In a previous post, I have explained about Real Dania, a company that focuses on historical building worthy of protection. In Middelfart, Realdania owns the building Hindsgavl Castle. Once it was a royal residence, today it is a hotel and definitely one with a good name and standing.
Hindsgavl Castle is located on the Hindsgavl peninsula just to the west of Middelfart and started out as a royal castle more than 800 years ago. At that time, Denmark was an itinerant kingdom without a proper permanent capital. The king needed to move around in the realm and needed safe, fortified places to stay. Due to its strategic position, Hindsgavl was an important stop on these journeys.
In a part of the park, you can still find the original ramparts from the 13th century. It is not known with certainty, but the historians believe that king Erik Klipping ordered the castle built. The rampart is located on an impressive hillside by Danish standards, a so-called hat hill, right on the edge of the slope. From here, you have a great view across the water to Kolding Fjord on the other side of the Lillebælt. We assume the castle stood for about 400 years. After the advent of stronger artillery and advanced siege warfare, the castle was obsolete and was abandoned. The building materials were largely used to build the new Hindsgavl – the one that is a hotel today. Today it may be difficult to imagine a castle standing on the hill – fortunately there is a nice poster showing where the buildings were. The regent, the king or the ruler who held the rampart could monitor any ships passing through Lillebælt because of the clear views in all directions from the rampart’s tower. Strategically this was a very good location at one of only three passages from the North Sea to the Baltic.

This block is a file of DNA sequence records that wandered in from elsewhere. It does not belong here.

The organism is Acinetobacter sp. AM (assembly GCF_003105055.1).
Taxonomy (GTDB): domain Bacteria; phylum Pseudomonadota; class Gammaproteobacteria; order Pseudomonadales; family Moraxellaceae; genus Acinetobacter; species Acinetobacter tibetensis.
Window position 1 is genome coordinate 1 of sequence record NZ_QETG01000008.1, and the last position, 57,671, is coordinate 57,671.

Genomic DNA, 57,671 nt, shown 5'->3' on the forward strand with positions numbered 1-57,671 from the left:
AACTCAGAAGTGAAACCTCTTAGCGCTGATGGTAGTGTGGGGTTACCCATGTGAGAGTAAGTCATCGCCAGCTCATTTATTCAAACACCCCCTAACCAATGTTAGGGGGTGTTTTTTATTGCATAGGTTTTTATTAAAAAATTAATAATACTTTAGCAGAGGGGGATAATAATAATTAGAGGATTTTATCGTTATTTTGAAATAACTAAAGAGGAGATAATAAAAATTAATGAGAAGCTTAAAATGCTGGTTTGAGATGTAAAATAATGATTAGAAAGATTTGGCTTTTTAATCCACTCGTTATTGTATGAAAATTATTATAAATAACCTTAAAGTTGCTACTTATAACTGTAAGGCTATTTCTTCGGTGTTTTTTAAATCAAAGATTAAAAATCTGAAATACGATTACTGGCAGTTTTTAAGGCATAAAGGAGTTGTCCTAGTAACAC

Until 1664 Hindsgavl belonged to the crown, the buildings that exist today stem from the later part of the 18th century, since that time and until 1924 Hindsgavl was the residence of the noble Basse family.